Men who consume a greater intake of milk may face a significantly higher risk of prostate cancer, according to a new study conducted by researchers at Loma Linda University Health.
The Dairy foods, calcium intakes, and risk of incident prostate cancer in Adventist Health Study-2 examined the dietary intakes of 28,737 men whose calcium and dairy consumption varied widely. All participants were free of cancer when the study commenced.
A questionnaire was provided to participants which included demographics, family history of prostate cancer, physical activity, alcohol consumption, prostate cancer screening, and BMI.
Upon the completion of the study, researchers examined state registries to follow up on the participants’ prostate cancer status. The registries reported 1,254 new prostate cancer cases among the participants during the follow-up.
The study found that men who consumed about 430 grams of dairy per day (1 ¾ cups of milk) faced a 25 per cent increased risk of prostate cancer compared to men who consumed only 20.2 grams of dairy per day (1/2 cup of milk per week). Also, men who consumed about 430 grams of dairy per day faced an even greater increase in risk when compared to men with zero dairy intake in their diets.
Dairy foods, calcium intakes, and risk of incident prostate cancer in Adventist Health Study–2 https://t.co/uc5YU5Lobd
— D.K.R. Boyd (@ReflectingMan) June 9, 2022
The study’s principal investigator and professor at Loma Linda University School of Medicine and School of Public Health, Gary Fraser, MBChB, PhD said the study’s findings “add important weight to other evidence associating dairy products, rather than non-dairy calcium, as a modifiable risk factor for prostate cancer”.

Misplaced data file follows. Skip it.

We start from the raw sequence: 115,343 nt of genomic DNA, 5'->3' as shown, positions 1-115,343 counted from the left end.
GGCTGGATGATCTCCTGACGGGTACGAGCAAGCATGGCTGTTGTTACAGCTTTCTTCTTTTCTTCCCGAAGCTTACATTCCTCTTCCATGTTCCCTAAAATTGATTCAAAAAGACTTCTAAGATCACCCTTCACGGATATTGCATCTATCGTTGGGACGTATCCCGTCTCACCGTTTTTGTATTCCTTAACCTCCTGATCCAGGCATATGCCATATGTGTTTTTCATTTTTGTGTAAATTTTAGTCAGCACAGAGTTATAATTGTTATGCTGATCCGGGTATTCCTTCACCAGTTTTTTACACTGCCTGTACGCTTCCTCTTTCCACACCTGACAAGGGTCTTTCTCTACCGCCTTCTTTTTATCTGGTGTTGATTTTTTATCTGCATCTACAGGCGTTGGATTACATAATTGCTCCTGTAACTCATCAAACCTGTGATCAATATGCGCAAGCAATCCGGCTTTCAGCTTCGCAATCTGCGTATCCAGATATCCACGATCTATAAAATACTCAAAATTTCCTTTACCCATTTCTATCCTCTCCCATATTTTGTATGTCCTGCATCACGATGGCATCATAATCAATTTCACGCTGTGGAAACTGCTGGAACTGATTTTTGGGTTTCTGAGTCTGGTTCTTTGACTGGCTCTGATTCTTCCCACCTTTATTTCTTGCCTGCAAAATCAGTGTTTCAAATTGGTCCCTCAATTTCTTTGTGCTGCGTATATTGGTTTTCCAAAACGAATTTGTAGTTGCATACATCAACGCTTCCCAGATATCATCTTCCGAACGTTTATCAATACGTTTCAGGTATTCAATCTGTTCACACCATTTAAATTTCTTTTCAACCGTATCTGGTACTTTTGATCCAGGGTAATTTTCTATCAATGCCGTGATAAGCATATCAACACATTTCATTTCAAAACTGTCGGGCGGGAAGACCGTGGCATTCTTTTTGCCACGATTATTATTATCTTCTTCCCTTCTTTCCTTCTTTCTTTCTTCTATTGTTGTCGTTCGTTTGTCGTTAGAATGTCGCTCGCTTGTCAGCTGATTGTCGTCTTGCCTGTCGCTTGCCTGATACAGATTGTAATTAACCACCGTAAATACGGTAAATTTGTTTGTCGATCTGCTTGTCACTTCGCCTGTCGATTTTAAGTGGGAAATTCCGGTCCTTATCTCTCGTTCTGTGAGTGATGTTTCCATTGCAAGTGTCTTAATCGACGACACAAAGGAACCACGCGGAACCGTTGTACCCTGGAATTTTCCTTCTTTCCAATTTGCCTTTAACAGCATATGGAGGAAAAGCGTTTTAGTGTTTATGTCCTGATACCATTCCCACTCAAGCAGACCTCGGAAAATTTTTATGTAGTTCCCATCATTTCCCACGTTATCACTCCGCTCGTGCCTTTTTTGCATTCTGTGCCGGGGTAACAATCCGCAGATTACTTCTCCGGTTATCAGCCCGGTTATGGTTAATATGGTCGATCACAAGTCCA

“Most of the continuing increase in risk is done with by the time you get to 150 grams, about two-thirds of a cup of milk per day,” Fraser said in a statement.
“It’s almost as if some biological or biochemical pathway is saturated at about two-thirds of a cup of milk per day.”
Fraser indicated that the possible link between prostate cancer and dairy milk might be the sex hormone content of dairy milk.
“One interpretation is that dairy foods, or some closely associated unknown risk factor, are causally related to the risk of prostate cancer,” he said.
Up to 75 per cent of lactating dairy cows are pregnant, and prostate cancer is a hormone-responsive cancer. Previous reports have found an association between the intake of dairy and other animal proteins with higher blood levels of a hormone named insulin-like growth factor-1 (IGF-1) which is thought to promote certain cancers, including prostate cancer.
Although further investigation is needed to determine the way in which dairy consumption impacts the increased risk of developing prostate cancer, Fraser cautions men with a family history of prostate cancer or other risk factors should remain “cautious” about their dairy intake.
“If you think you’re at higher-than-average risk, consider the alternatives of soy, oat, cashew, and other non-dairy milks,” he said.
According to the Cancer Council, prostate cancer is the second most common cancer diagnosed in Australian men and the third most common cause of cancer death.
It’s estimated that one in 6 men will be diagnosed with prostate cancer by the age of 85. It is more common in older men, with over 63% of cases diagnosed in men over 65 years of age.
IMPORTANT LEGAL INFO This article is of a general nature and FYI only, because it doesn’t take into account your personal health requirements or existing medical conditions. That means it’s not personalised health advice and shouldn’t be relied upon as if it is. Before making a health-related decision, you should work out if the info is appropriate for your situation and get professional medical advice.